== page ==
Last month, when the “phase three” coronavirus relief bill was being negotiated, the Trump administration and Republican lawmakers fought to limit how much public accountability there would be, demanding as few strings attached to bailout funds as possible. Fortunately, congressional Democrats managed to get substantial oversight provisions written into the bill anyway.

Unfortunately, even as problems with the relief bill’s execution mount, virtually none of those oversight provisions is anywhere close to functional, partly due to deliberate sabotage.

Needless to say, in a republic built on checks and balances, independent oversight of executive branch activity is necessary. That independent oversight is especially necessary when the executive branch is tasked with spending an unprecedentedly large fiscal relief package, totaling more than $2 trillion of taxpayer money.

It’s especially, especially necessary when much of that $2 trillion comprises completely new, built-from-scratch, never-before-attempted government programs, prone to glitches and hiccups even when implemented by the most competent administration.

And it’s especially, especially, especially necessary when that program is being managed by an administration riddled with incompetence, cronyism and political vendettas, and led by a president who has refused to rule out benefiting from the program personally.

Congress dealt with this imperative primarily by creating three separate, independent oversight entities, with overlapping remits: (1) a new, special inspector general there solely to monitor how the treasury secretary distributes $500 billion in aid; (2) a Congressional Oversight Commission, which scrutinizes the Treasury Department’s and the Federal Reserve’s implementation of the law; and (3) a Pandemic Response Accountability Committee, made up of inspectors general from different executive branch agencies. This last body has the broadest jurisdiction and will monitor any past or future coronavirus response measures across government.

The sabotage began as soon as President Trump signed the bill.

In a signing statement, Trump said he wouldn’t abide by the law’s requirement that the new special Treasury watchdog notify Congress immediately if the administration “unreasonably” withholds information. Which, considering the administration’s record of stonewalling, seems quite likely to happen.

It’s a bad sign when a president signals his intention to obstruct oversight before there’s even anything to oversee. But it’s even worse when the president continues to obfuscate oversight once there’s already exhaustive evidence of screw-ups.

Last week, reports began to gush in about problems with the small-business lending program, delays in how quickly stimulus checks could be sent to households, and other issues with how funds were being spent (or, in some cases, not being spent at all).

Trump’s response?

Announcing a controversial pick for that special Treasury watchdog post, a loyalist who’d brusquely rebuffed requests for documents during impeachment. This candidate seems unlikely to get confirmed by the Senate anytime soon.

Then, this week, Trump decided to derail the Pandemic Response Accountability Committee — that is, the oversight body with the broadest remit.

He did this by demoting the inspector general who had been appointed to chair the oversight panel, thereby disqualifying him from serving on the panel at all. This action was separate from Trump’s firing of a different inspector general a few days earlier, and his veiled threats made against yet a third inspector general this week. Talk about a chilling effect.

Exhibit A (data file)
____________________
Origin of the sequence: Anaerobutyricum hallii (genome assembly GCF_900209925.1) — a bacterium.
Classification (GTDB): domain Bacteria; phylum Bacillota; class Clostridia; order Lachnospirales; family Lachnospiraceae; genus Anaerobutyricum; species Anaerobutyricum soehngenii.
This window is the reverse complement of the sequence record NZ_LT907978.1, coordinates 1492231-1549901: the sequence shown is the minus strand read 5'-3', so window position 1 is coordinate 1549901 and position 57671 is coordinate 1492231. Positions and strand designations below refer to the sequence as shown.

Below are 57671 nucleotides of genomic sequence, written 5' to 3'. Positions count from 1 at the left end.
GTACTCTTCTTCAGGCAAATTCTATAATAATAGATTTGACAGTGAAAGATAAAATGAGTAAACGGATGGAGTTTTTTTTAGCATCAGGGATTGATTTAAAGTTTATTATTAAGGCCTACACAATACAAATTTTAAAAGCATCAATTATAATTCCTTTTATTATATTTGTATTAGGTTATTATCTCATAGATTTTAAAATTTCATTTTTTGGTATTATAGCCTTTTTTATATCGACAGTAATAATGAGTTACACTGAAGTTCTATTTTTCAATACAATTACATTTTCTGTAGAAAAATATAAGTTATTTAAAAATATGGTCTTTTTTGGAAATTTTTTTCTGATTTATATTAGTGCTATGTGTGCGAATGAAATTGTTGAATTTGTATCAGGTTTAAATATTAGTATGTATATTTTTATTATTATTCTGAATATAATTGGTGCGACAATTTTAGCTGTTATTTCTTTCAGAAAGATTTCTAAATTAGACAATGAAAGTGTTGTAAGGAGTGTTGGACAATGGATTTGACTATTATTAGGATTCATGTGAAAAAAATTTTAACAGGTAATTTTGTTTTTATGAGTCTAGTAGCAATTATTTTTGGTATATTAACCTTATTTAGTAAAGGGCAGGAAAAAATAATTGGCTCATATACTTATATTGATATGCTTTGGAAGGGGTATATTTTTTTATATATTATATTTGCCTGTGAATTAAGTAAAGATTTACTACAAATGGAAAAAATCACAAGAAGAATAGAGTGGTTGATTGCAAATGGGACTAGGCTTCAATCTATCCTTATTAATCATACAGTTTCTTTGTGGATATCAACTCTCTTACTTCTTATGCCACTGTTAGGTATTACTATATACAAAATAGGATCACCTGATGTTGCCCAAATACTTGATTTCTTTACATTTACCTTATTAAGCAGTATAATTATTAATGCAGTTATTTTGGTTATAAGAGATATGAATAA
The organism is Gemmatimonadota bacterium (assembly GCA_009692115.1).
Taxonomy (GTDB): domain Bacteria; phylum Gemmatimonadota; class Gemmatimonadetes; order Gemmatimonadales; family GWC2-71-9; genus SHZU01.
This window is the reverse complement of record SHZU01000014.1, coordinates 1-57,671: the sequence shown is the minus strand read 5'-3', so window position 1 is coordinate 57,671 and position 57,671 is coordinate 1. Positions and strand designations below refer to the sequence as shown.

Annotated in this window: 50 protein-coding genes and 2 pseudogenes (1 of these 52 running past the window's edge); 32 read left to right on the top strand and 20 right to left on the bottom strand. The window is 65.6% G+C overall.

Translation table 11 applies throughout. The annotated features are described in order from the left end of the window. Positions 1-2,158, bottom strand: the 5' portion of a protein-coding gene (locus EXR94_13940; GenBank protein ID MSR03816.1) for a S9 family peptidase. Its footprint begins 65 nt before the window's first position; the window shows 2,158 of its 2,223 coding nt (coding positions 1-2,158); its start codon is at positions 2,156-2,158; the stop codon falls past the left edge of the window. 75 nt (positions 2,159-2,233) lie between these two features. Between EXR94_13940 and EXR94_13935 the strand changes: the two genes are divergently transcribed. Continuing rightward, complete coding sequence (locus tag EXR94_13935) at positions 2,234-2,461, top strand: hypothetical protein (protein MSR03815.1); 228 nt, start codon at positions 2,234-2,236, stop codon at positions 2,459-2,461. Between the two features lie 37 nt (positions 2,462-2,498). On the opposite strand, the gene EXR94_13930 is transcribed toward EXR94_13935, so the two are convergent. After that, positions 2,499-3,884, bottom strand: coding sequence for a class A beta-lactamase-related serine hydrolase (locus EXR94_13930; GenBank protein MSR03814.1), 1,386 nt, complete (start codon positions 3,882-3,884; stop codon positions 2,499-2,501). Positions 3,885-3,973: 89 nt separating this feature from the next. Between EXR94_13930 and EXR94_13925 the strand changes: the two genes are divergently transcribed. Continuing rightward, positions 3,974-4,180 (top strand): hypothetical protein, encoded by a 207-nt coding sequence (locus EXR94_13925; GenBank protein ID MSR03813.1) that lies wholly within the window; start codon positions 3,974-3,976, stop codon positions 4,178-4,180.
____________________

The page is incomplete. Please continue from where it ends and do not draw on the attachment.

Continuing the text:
Meanwhile, lawmakers have appointed only one of the five required members for the Congressional Oversight Commission.

Staffers on the Hill told me this is due less to deliberate foot-dragging than ongoing vetting and negotiations. Still, these appointments need to move more quickly, especially since Trump continues to kneecap Congress’s other oversight mechanisms.

Moreover, in the next coronavirus bill being hashed out, Congress needs to add more measures to ensure accountability for how remaining taxpayer funds are spent.

Principal among those is greater job security for inspectors general — whether confirmed or acting, and right now the executive branch is rife with “actings.” Under current law, the president can remove or demote these watchdogs without cause. That needs to change.

“You can’t expect any IG to do their job aggressively when they have to be looking over their shoulder constantly,” says Danielle Brian, executive director of the Project on Government Oversight.

Second, Congress needs to plug loopholes in the law that allow the president himself to benefit from bailout funds. Lawmakers only attached such prohibitions to bailout funds intended for larger businesses, not those that could be used for the “small businesses” such as Trump’s individual hotels.

And third, they need to appropriate more funding for government divisions that handle agency document requests. That’s so that even during a crisis, when agencies are understandably overwhelmed, they can still be responsive to document requests from inspectors general and Congress, and Freedom of Information Act requests from the media and outside “good government” groups. No excuses for stonewalling.

As I’ve said before: We want money to be spent quickly, but we also want it to be spent responsibly. The way things are going, we risk doing neither.

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